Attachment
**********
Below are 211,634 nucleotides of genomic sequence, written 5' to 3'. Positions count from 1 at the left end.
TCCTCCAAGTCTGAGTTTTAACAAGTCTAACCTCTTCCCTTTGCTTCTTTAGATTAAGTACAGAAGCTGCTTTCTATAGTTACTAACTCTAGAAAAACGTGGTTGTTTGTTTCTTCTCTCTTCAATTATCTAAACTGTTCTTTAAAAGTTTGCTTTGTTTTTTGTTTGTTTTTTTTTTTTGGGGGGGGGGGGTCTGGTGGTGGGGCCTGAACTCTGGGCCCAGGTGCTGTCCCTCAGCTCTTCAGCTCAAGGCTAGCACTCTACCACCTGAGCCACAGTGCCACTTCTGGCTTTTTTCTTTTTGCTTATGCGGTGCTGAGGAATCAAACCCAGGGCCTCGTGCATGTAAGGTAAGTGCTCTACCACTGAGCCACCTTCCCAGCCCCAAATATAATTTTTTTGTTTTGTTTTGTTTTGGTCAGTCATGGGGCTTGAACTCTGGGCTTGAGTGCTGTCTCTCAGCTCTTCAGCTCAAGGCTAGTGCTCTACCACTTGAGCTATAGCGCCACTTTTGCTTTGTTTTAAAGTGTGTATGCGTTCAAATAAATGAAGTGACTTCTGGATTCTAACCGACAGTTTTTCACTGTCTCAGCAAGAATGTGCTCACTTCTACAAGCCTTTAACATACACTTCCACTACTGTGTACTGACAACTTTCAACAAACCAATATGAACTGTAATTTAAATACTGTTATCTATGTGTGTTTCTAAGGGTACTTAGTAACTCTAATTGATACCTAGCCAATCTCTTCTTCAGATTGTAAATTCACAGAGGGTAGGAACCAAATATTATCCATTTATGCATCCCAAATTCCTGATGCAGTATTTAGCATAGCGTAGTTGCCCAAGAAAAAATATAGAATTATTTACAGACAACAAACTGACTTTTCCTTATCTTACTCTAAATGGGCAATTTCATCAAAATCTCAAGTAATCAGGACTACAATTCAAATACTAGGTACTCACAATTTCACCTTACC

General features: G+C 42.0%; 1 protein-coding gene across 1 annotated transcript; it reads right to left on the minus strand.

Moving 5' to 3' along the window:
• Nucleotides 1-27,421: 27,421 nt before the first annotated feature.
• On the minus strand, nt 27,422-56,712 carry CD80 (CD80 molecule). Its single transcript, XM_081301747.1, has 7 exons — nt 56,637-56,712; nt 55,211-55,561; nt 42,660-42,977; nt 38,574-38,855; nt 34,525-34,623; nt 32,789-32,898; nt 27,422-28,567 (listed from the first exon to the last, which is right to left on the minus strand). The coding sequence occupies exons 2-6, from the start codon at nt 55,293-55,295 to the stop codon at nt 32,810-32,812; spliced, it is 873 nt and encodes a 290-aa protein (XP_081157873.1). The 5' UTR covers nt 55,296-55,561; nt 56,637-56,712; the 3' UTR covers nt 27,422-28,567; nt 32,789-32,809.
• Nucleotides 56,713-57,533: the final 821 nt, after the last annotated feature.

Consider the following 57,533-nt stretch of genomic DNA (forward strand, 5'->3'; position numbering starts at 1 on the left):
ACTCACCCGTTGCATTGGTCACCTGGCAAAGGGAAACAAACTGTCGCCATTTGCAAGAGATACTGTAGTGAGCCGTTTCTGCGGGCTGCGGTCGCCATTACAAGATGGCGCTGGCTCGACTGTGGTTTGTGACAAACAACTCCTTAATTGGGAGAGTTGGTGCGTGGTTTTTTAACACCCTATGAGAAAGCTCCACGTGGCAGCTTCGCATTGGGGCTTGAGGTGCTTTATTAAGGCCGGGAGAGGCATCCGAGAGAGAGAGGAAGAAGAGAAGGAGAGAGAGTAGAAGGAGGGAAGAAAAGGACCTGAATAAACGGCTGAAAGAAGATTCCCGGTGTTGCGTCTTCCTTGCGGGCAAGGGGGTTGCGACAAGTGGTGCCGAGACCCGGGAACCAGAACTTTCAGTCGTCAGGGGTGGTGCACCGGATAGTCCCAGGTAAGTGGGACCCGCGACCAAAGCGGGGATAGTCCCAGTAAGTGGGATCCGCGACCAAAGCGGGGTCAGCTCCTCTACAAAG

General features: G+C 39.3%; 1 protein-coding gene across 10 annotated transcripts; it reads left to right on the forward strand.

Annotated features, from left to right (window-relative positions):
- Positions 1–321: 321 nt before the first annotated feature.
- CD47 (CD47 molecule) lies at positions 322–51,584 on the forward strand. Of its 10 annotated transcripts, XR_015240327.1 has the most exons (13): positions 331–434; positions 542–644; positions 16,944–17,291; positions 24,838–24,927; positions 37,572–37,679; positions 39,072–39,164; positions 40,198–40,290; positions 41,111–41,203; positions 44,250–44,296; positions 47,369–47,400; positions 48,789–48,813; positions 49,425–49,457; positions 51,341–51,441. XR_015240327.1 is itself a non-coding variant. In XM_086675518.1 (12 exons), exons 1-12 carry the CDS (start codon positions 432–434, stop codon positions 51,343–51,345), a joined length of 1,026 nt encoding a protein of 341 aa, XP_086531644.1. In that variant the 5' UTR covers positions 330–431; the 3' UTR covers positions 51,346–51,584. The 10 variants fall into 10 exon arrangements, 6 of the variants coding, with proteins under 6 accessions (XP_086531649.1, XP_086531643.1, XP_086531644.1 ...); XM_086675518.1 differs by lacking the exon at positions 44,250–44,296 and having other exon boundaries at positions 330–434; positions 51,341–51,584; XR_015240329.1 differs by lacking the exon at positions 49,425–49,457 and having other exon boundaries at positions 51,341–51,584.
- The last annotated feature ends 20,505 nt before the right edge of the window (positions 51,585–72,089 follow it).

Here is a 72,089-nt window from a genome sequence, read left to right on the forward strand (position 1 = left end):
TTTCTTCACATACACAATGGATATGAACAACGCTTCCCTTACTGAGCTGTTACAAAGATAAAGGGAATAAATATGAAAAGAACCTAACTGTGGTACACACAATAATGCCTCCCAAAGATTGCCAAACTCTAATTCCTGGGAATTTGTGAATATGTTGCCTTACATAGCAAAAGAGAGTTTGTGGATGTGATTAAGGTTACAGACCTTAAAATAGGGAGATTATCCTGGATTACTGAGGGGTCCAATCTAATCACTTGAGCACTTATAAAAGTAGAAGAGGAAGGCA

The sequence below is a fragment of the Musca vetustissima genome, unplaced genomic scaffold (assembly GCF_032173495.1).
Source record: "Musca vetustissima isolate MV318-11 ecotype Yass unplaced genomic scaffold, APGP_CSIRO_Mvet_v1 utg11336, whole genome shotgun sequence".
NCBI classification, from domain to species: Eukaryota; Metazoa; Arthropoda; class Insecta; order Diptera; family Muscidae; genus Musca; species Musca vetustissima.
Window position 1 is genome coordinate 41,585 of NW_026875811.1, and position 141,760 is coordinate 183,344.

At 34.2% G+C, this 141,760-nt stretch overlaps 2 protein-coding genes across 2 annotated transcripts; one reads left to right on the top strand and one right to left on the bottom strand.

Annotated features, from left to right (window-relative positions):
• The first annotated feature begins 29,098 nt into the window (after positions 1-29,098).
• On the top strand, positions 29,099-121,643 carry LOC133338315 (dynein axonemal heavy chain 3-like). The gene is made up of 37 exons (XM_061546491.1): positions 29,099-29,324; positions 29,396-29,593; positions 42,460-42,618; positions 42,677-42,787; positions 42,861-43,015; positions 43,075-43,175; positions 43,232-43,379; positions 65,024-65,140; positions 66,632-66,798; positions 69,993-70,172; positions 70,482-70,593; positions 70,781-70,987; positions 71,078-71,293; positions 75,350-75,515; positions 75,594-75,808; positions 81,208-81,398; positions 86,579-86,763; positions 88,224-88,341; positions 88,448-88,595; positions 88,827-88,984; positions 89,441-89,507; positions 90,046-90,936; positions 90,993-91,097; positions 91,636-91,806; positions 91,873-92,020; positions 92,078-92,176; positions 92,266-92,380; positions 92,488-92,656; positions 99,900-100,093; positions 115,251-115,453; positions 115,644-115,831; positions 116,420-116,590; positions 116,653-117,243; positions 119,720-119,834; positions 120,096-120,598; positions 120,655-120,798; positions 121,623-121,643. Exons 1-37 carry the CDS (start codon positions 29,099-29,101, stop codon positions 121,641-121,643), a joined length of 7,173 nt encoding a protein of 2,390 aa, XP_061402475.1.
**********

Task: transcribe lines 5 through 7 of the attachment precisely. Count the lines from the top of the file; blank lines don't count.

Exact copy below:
• Nucleotides 1-27,421: 27,421 nt before the first annotated feature.
• On the minus strand, nt 27,422-56,712 carry CD80 (CD80 molecule). Its single transcript, XM_081301747.1, has 7 exons — nt 56,637-56,712; nt 55,211-55,561; nt 42,660-42,977; nt 38,574-38,855; nt 34,525-34,623; nt 32,789-32,898; nt 27,422-28,567 (listed from the first exon to the last, which is right to left on the minus strand). The coding sequence occupies exons 2-6, from the start codon at nt 55,293-55,295 to the stop codon at nt 32,810-32,812; spliced, it is 873 nt and encodes a 290-aa protein (XP_081157873.1). The 5' UTR covers nt 55,296-55,561; nt 56,637-56,712; the 3' UTR covers nt 27,422-28,567; nt 32,789-32,809.
• Nucleotides 56,713-57,533: the final 821 nt, after the last annotated feature.